My guest today is successful author Traci Sanders, who’s written books from potty-training guides to romance novels. Her most recent release is Unsevered: “Five stars have never made me feel like this. Where are my Kleenex?” says Allaina Daniels, author of Xfinity. Traci is also an avid reader, having logged forty books last year.
Who is Traci Sanders?
First and foremost, I am a mom of three great kids: boy 18; boy 16; and girl 10. Being a mom is the best job I’ve ever had. I’m also married to my high-school sweetheart. We’ve been together for about twenty-four years. My family is my inspiration for most of my books … with just a bit of embellishment here and there.
What genre do you write?
My first published book was a potty-training guide for parents. Then I published my first children’s book and two more parenting books. Six months into publishing, I released my first adult fiction piece, and I was hooked on the romance genre. So, even though I will continue to write and publish children’s books (because I have eight more already written), I mostly write adult romance. It’s my favorite!
What do you like most about writing?
Writing has always been there for me. Also, there is no prerequisite to satisfy. Writing shows no prejudice. You don’t have to have a college degree, or be the smartest or most popular kid in school; you simply have to possess a passion for words. For me, growing up in a family of six girls and one boy, writing was many things – an escape from chaos and noise, a friend who understood what I was feeling, and an outlet to pour my emotions into. It has helped me get through some tough times.
Who has been your biggest influence in your life?
I doubt she even realizes it, but my mother has always been a huge inspiration for my writing. As a young girl, I watched her play the piano and write songs for church. I once found her journal and read some of her songs, which inspired me to write my own. I also wrote poetry and short stories from the time I was in third grade. Writing was my gift, and I realized this at an early age. As I got older, I wrote and sang songs in church. People told me I had an “anointing” from God—a power to heal with my words and my voice. That was a pretty powerful thing to hear at my age, so I took it seriously. And, while my books are not Christian-based, my upbringing does play a part in my writing.
Who are your favorite Indie authors?
Gosh, having read more than forty books last year, I’ve experienced a plethora of great ones. But, to name a few: Beth Hale, Bethany Turner, Stephen Geez, Beem Weeks, Elizabeth Horton-Newton, Emma Scott, Anita Kovacevik, and Michelle Abbott. And recently, I’ve added Kim Cox and Allaina Daniels to this list because they write such quirky, intriguing characters that are fun to read about!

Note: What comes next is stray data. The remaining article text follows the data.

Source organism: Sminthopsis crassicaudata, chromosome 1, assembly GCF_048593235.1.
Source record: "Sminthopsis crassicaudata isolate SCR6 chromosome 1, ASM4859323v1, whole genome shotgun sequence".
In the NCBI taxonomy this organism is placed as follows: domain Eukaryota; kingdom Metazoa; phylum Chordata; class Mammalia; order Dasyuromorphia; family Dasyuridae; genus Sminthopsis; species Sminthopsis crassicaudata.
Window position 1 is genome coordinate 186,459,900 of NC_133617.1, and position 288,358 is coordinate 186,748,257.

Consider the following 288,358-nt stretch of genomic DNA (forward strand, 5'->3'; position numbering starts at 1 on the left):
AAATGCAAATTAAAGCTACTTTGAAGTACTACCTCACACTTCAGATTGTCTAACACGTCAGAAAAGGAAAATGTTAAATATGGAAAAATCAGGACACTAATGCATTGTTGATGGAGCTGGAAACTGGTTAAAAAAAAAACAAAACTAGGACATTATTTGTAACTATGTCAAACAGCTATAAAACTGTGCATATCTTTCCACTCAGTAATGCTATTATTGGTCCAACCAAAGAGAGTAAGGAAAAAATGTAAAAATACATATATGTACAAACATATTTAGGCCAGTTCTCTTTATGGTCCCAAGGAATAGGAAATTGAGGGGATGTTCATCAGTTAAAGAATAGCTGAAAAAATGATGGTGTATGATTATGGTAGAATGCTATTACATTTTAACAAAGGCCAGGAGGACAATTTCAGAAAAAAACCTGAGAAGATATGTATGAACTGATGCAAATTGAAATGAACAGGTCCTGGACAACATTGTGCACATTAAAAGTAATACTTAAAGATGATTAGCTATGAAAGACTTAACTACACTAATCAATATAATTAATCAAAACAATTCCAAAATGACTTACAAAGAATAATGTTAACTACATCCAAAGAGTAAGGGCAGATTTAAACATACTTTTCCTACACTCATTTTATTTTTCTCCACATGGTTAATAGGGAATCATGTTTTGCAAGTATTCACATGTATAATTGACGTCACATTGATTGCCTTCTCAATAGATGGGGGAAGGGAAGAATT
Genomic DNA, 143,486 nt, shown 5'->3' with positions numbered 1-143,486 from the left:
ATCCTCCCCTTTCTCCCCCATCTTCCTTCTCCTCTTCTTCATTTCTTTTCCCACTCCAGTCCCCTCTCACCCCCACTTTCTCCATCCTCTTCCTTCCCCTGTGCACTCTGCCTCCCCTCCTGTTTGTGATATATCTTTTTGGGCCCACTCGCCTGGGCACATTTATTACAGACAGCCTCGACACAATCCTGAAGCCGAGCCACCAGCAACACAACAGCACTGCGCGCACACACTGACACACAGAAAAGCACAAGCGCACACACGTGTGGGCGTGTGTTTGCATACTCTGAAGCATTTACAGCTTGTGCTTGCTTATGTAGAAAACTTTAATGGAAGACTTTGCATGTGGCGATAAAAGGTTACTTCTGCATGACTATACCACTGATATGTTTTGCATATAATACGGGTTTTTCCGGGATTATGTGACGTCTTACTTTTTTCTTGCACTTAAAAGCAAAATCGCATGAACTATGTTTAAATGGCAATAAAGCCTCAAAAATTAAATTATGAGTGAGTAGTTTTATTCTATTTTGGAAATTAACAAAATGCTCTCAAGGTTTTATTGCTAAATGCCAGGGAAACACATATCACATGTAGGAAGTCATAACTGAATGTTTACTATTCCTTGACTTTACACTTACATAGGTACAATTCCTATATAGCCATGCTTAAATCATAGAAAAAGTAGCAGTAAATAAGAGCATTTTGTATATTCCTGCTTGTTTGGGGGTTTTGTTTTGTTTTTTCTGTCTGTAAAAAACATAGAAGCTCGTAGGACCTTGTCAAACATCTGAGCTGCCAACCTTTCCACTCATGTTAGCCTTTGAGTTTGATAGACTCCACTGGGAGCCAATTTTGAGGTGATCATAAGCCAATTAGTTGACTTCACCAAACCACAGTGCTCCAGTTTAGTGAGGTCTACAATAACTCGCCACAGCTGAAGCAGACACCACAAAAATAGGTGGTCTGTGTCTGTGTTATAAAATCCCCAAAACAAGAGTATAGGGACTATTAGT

What is your ultimate reward as an author?
My ultimate reward as a writer is when someone says to me, “your book helped me” or “your words touched my heart.” That is when I feel the most successful and fulfilled. Don’t get me wrong, I very much enjoy seeing my sales go up; but my biggest payoff is when I get that feeling I had as a little girl—hearing those same words from people in my church or teachers at my school. In a way, it was validation for me. It made me feel as if could change someone’s life through my words, whether it is true or not.☺
Name a classic author who has influenced your writing.
I am not usually a dark-natured person; however, in middle school and high school, I was drawn to Edgar Allan Poe. The desperate tone in his writing and rhythmic flow of his words fascinated me. I don’t enjoy horror stories or films, but I remember listening to The Tell- Tale Heart on a tape recorder in class (wow, I’m telling my age now) and being drawn in to the story. It was powerful, and I wanted to have the same effect on readers with my writing.
What is your biggest fear?
Of course I could say it would involve losing a loved one, but that’s a given. So, if I’m being totally honest otherwise, I’d have to say losing my mind is my greatest fear.
If I ever lost a limb or an organ, I would find a way to survive and manage from day to day. But if I lost my mind—my ability to think and create—I would soon wither away inside. Therefore, I plan to use my words to entertain, inform, and heal others for as long as I am able.
What is your biggest pet peeve about writing?
I can overlook a few grammatical errors if the story is compelling enough; but a major pet peeve of mine is when authors repeatedly misuse simple words such as then, than, your, and you’re. It just drives me crazy. If you ever see that in one of my books, trust me, I DID NOT purposefully put it there!
You can subscribe to Traci’s blog www.awordwithtraci.com where you will find samples of her poems and stories, excerpts from her books, and daily tips on all aspects of the writing industry (publishing, marketing, writing, etc.) in my new segment for 2016 called “365 Days to Write Right.”